A tale of two photographers who left N.L. and fell in love with the North
Andrew Bresnahan and Frank Reardon moved to the Arctic for different reasons, but neither plans to come back
Nunavut is a beautiful spot for a photographer.
Taking a quick glance at the work of Andrew Bresnahan or Frank Reardon confirms it: the northern lights, wind-swept villages and kayak adventures fill the pages of their portfolios.
"There's something about the land … the smells. It's like drugs. It's addictive," said Reardon.
Bresnahan and Reardon may have arrived in Nunavut for different reasons, but they both fell in love with the area and now call it home. After photographing the natural wonders and people of the region, neither artist plans to head back to N.L any time soon.
For Bresnahan, it all started with a love story in Greenland.
"I was working as an expedition doctor in Greenland and I met my partner, and fell in love. She's from here in town, Iqaluit. Her grandmother was born just up the bay. So we decided to move to be a bit closer to her family," he said.
A lot of Inuit have an understanding of being one people and one homeland.- Andrew Bresnahan
Bresnahan was born in Makkovik, Labrador. For him, much of the North is a huge, cohesive community.
"I think we're all one neighbourhood. Like Nunatsiavut, the Inuit homeland in Labrador, Nunavut, Greenland … it's all part of the same neighbourhood and within Canada. It's part of the same homeland — Inuit Nunangat — which is fully a third of Canada's land mass and over half of its coastline."
His photography is a way to highlight "Inuit cultural genius," he said.
"It'd be a shame not to take some pictures," he said.
A community that transcends borders
As far as a connection between his original home and his new one, he believes people in Nunatsiavut truly understand the link between those two worlds.
"A lot of Inuit have an understanding of being one people and one homeland," he said. "[In Iqaluit] there's a vibrant music scene, there's a vibrant theatre and cultural scene — there's a lot of Nunatsiavut Inuit coming to Iqaluit and similarly budding romances between people in Iqaluit and people back home."
That romance manifests in tangible ways.
"I have a friend who's dating someone here, so I'm not the only one. How could we not?"
Out of all of the photos that he's taken in Nunavut, a single shot stands out as one of his favourites.
"Knud Rasmussen was this amazing Inuk anthropologist from Greenland who travelled the whole breadth of Inuit Nunangat from Greenland all the way to the western Arctic. There's a shot I have, standing in his house, and there's a portrait of him and a couple young women just hanging out and chatting - and I love [the] primary colours. There's blue, there's red, there's yellow. It's a nice shot."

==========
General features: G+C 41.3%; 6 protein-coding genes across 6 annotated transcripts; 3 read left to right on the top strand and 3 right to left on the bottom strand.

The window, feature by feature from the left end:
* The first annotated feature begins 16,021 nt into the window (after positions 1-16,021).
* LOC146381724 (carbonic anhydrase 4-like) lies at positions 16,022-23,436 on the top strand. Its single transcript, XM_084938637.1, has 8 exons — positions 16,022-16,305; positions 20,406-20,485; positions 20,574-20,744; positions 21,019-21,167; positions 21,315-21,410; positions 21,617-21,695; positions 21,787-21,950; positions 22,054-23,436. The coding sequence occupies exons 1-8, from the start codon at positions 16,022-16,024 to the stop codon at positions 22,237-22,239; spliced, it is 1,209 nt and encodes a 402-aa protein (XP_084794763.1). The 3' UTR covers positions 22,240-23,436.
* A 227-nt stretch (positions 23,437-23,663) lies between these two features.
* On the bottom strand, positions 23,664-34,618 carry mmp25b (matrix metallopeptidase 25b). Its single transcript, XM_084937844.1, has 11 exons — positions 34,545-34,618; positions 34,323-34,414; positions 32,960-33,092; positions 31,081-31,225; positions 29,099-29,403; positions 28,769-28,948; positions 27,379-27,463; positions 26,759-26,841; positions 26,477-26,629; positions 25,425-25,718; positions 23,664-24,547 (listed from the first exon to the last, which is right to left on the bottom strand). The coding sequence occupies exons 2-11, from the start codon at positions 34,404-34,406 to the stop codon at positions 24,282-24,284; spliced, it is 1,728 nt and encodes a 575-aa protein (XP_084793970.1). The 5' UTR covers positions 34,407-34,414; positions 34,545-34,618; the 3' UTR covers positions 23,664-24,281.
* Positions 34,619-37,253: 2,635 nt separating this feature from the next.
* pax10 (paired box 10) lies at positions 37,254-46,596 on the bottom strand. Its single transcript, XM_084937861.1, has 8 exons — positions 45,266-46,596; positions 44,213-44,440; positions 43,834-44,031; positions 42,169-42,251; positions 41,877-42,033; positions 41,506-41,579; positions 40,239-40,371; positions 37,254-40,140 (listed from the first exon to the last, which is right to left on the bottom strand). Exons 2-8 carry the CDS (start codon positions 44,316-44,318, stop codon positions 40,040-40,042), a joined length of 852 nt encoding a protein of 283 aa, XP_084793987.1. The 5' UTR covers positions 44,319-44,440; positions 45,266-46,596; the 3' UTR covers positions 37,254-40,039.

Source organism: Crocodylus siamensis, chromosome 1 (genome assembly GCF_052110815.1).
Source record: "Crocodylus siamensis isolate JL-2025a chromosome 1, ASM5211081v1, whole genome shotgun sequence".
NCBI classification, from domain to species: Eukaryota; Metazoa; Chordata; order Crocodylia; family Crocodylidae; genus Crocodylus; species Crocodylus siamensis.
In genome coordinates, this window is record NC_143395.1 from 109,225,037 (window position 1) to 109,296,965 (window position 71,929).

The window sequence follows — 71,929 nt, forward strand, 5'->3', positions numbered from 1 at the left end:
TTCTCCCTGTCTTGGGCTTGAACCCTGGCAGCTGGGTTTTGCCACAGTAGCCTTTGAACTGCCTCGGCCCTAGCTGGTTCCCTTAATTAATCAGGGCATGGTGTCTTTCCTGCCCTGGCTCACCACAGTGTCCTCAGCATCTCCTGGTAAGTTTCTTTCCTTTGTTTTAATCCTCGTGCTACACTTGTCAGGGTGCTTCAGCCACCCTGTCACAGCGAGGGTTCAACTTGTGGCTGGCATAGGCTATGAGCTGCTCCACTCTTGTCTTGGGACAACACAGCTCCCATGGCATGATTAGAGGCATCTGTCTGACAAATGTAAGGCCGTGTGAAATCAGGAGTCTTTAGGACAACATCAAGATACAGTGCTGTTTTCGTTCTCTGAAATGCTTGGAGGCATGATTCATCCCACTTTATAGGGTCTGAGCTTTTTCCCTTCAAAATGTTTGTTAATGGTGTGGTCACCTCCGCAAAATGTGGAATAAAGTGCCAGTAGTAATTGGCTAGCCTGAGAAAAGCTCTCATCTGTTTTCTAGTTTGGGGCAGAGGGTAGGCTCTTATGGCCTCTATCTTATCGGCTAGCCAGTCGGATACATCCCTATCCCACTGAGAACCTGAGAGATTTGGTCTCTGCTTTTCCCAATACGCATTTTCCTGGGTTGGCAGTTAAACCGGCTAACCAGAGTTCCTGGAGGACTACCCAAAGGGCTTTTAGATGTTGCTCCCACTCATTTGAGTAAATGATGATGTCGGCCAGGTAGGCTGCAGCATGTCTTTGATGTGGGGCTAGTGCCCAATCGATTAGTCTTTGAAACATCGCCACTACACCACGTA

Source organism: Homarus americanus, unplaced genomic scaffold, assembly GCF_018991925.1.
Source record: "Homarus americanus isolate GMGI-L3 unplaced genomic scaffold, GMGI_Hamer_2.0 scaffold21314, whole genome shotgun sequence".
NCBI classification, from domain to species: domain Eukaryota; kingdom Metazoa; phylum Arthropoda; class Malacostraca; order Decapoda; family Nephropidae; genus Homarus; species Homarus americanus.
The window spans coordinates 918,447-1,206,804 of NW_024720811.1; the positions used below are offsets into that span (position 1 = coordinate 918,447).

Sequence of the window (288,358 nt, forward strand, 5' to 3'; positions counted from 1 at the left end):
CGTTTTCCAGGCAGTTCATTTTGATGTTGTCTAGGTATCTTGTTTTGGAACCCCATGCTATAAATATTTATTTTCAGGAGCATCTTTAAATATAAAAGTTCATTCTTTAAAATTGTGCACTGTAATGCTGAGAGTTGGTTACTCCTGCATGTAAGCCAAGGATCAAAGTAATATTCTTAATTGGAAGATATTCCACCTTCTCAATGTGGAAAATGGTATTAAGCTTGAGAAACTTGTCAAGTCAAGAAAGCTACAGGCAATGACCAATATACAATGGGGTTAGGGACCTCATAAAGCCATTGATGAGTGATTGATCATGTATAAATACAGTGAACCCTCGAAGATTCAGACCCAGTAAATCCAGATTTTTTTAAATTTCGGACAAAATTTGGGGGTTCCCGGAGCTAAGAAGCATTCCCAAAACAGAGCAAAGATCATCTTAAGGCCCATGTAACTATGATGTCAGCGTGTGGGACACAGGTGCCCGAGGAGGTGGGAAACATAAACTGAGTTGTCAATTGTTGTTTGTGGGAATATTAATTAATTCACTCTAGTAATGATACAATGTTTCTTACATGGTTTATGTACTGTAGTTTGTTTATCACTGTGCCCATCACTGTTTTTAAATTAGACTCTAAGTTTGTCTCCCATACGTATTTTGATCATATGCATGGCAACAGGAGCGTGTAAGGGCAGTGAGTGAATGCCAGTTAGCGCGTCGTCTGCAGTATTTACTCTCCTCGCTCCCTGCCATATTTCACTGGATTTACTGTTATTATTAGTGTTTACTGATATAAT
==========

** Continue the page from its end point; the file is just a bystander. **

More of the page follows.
Going where the work is
Reardon's arrival at Nunavut was a little less romantic than Bresnahan's. He grew up in the Northern Peninsula, and attempted to find work in Corner Brook years ago.
"There's no work, so I left Corner Brook, moved to Ottawa. And there wasn't much work there after I finished school, so I moved to Kuala Lumpur, Malaysia. I always wanted to see Asia. Moved back to Corner Brook after five years and there was still no work so my wife decided, 'hey, let's move north.' I saw a job and I applied for it," he said.
Reardon caught the photography bug in Asia, surrounded by interesting subjects and feeling the need to document his journey. "I just fell in love with it," he said.
Although part of his work aims to display the beauty of the Arctic to the world, his job isn't always glamorous or comfortable.
"I actually photograph as well in extreme winters. Negative-50 wind chills, negative-60 wind chills, I could be out photographing. And I find that's the best time to photograph. Because nobody does it, so I'm capturing something that nobody else does," he said.
"Even if it's the northern lights, you're working with numb fingers, so you're trying to change the settings and trying to get that shot and trying to warm up. It's very rewarding after you get back to the house and see that [you] got the shot. In the wintertime, I never know that I got the shot until I go back to the house. It's almost like back to film days."
Despite those challenges, Reardon doesn't plan on going back to the Northern Peninsula, where he's from.
"This is my home. This is my children's home. I've been back there recently but … I love it there, but this is my home now. It's free," he said.
"People come up here, they either love it or they hate it."
With files from Here & Now